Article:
A Washington state man was killed in Ukraine after sneaking out of his father’s home to fight against Vladimir Putin’s forces, his family said.
Skyler James Gregg, 23, died in the last week of October while serving with the International Legion under the Ukrainian armed forces, his father and a former commander told the Daily Beast this week.1
Though the commander, who did not wish to be named, could not confirm where Gregg was killed, he did tell the outlet that he died “a hero” and was “a very brave, big-hearted man.”
Another anonymous source in the Ukrainian army said Gregg was killed by artillery fire in the northeastern part of the country.
Gregg first made headlines in June, when he was interviewed by the Daily Beast from his hospital bed in Poltava after being wounded by a Russian explosive in the Kharkiv region.
Recovering for 14 shrapnel injuries to his foot, arm and shoulder, Gregg described how he snuck out of his father’s home early one April morning and met up with his mother, who drove him to the airport.
“He must have sneaked out when I was not around,” Gregg’s father, Steve, told the Daily Beast at the time. “I didn’t want him to go without any military experience, without a support system and even without knowing the language. I did not want to encourage him.”
Gregg, who had previously studied in Poland and had a friend in Ukraine, told the outlet that he had no military experience, which is a requirement for joining the International Legion. He posited that he was able to join up easily because he arrived when the war was still fresh and disorganized.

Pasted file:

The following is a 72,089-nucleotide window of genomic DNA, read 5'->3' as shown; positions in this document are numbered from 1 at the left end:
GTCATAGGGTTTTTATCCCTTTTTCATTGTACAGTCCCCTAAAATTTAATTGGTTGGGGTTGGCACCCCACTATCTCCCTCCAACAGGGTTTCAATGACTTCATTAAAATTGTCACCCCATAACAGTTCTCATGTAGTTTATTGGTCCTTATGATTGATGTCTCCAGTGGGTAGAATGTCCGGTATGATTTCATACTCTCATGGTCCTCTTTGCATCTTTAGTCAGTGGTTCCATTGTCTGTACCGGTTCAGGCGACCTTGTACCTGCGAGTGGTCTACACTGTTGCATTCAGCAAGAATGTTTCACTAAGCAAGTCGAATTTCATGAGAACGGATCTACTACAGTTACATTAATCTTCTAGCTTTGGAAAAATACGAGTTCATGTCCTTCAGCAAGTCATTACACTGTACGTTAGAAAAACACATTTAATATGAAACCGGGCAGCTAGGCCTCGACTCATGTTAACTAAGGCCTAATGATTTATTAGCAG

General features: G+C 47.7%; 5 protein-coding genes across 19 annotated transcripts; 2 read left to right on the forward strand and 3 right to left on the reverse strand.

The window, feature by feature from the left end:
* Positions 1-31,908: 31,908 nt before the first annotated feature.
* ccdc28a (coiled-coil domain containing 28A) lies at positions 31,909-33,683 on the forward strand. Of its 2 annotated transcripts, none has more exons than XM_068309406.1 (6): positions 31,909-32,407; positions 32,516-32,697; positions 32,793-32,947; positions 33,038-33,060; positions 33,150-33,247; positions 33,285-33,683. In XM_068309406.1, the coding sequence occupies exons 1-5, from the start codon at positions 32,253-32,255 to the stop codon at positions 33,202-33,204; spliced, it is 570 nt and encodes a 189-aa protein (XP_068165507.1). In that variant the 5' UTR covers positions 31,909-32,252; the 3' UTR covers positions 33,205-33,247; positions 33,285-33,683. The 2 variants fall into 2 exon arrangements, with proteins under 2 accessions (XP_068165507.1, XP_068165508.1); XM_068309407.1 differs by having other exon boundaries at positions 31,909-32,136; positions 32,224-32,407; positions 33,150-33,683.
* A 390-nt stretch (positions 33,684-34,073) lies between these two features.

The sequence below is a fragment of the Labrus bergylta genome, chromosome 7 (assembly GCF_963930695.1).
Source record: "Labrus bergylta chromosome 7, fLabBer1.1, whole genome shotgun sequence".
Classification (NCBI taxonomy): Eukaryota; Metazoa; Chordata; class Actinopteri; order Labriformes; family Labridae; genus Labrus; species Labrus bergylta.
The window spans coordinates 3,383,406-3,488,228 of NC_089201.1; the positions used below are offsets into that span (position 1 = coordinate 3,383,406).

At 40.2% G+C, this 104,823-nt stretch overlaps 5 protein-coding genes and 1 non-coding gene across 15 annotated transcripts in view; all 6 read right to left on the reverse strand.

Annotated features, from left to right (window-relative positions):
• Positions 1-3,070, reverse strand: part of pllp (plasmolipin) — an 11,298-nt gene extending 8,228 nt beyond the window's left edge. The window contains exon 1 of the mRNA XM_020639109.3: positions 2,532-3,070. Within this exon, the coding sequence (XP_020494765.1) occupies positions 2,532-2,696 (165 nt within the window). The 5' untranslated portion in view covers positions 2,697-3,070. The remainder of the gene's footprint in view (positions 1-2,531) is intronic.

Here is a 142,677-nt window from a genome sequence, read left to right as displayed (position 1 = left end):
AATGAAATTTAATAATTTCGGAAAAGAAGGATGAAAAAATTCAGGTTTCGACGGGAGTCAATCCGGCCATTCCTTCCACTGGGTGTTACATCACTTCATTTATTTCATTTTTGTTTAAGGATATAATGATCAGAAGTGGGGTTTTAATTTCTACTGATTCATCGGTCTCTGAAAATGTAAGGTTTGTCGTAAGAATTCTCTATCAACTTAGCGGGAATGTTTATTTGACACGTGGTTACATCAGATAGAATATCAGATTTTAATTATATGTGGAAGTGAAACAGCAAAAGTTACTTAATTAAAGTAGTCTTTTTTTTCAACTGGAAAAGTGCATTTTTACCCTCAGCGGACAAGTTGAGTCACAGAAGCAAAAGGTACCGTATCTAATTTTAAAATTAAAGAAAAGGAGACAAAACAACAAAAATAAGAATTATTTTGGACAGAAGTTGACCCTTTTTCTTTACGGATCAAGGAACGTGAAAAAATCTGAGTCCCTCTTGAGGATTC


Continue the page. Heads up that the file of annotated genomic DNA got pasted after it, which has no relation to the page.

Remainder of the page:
“I didn’t want to seem more experienced than I really was, so I just told them that I had the bare minimum experience,” he explained. “It was quite disorganized, but that was how it was back then. Nobody knew how the war would unfold, and there was a need for volunteers.”
Despite his injuries, in June Gregg was cleared to go back to the front lines. And while he understood why some people might think he had made a rash decision, he did not regret signing up.
“I was just so angry … I wanted to stop what was happening, not just make what is happening less miserable,” he said.
Speaking to the Daily Beast in the wake of Gregg’s death, his father said he was still grappling with his son’s choice.
“I will be honest and say that in the first couple of days, I was filled with frantic, frantic pain,” Steve admitted to the outlet. A self-described pacifist, the elder Gregg said he warned his son about the dangers of volunteering.
“He did not have my permission to go, but I have a ton of respect for him,” he said.
Recalling Gregg’s affection for the novel “For Whom the Bell Tolls” by Ernest Hemingway, Steve said he might pick the book up again in his son’s memory.
“I haven’t read the book in decades, but it might be time to look at it again to see what it means ‘for whom the bell tolls,’” he mused. “You know, Skyler always wanted to give his all, and if he died, then he wanted it to set an example and to live his life fully.
“In action and values, he relished human connections, and it is tough for me to criticize his drive to help people. I cannot criticize that.”